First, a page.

The Emulex hoax, an instance of securities fraud, was a false 2000-08-24 press release claiming to be from Emulex Corporation. The release falsely claimed that the company's CEO was stepping down, that previously stated quarterly earnings were being revised downward, and that the company was under investigation by the U.S. Securities and Exchange Commission.
The next morning, on 2000-08-25, the false release was picked up by Bloomberg Television and other news outlets. Emulex's stock price dropped from $103.94 to $43.00 (a 62% drop) in 16 minutes of morning trading, losing $2.2 billion in market capitalization, before Nasdaq halted trading on the stock.
It was soon learned that the press release was a fraudulent short and distort stock manipulation. However, the discovery was not instantaneous, because Emulex is headquartered in California, three hours behind the east coast. The US stock markets opened at 9:30 am Eastern time, which was 6:30 am in California, and no one was at the Emulex office to field calls from the press. After the hoax had been conclusively debunked, trading resumed on Emulex and the share price recovered almost immediately to close at $105.75.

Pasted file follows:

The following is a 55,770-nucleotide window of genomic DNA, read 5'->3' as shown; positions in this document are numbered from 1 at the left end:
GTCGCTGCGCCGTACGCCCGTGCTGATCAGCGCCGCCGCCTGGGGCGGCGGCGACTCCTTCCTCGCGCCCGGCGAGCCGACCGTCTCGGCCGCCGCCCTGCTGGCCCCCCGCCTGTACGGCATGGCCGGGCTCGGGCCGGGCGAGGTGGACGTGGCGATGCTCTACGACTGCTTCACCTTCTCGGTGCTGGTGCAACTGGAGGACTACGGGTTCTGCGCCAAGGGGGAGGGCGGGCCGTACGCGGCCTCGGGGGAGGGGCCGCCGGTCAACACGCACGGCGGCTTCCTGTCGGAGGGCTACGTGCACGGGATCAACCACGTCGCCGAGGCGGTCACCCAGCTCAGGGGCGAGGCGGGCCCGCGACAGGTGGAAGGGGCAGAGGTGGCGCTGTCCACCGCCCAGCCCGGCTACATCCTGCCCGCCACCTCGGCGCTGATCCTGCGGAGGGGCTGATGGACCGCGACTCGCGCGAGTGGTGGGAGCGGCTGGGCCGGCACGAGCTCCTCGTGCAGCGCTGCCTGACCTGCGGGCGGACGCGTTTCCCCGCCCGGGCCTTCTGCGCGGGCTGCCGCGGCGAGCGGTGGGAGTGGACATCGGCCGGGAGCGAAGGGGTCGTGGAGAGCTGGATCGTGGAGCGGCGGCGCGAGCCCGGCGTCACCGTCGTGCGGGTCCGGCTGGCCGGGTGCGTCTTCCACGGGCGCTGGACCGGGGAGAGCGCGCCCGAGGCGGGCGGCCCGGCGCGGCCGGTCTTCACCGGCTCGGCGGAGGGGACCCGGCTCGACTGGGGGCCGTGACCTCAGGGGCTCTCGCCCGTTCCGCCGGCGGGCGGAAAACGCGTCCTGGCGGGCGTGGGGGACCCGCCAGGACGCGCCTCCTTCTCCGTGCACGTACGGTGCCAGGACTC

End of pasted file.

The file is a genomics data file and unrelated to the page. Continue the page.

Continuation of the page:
The fraudulent press release came from a press service named Internet Wire. The FBI traced the story to former Internet Wire employee Mark Jakob, who had profited over $250,000 by shorting the stock. Jakob was sentenced to 44 months in prison, forfeiting the gains and owing an additional $103,000 in penalties. Internet Wire is now known as Marketwire.
- "Defendant in Emulex Hoax Sentenced": Securities and Exchange Commission, Litigation Release No. 17094, August 8, 2001.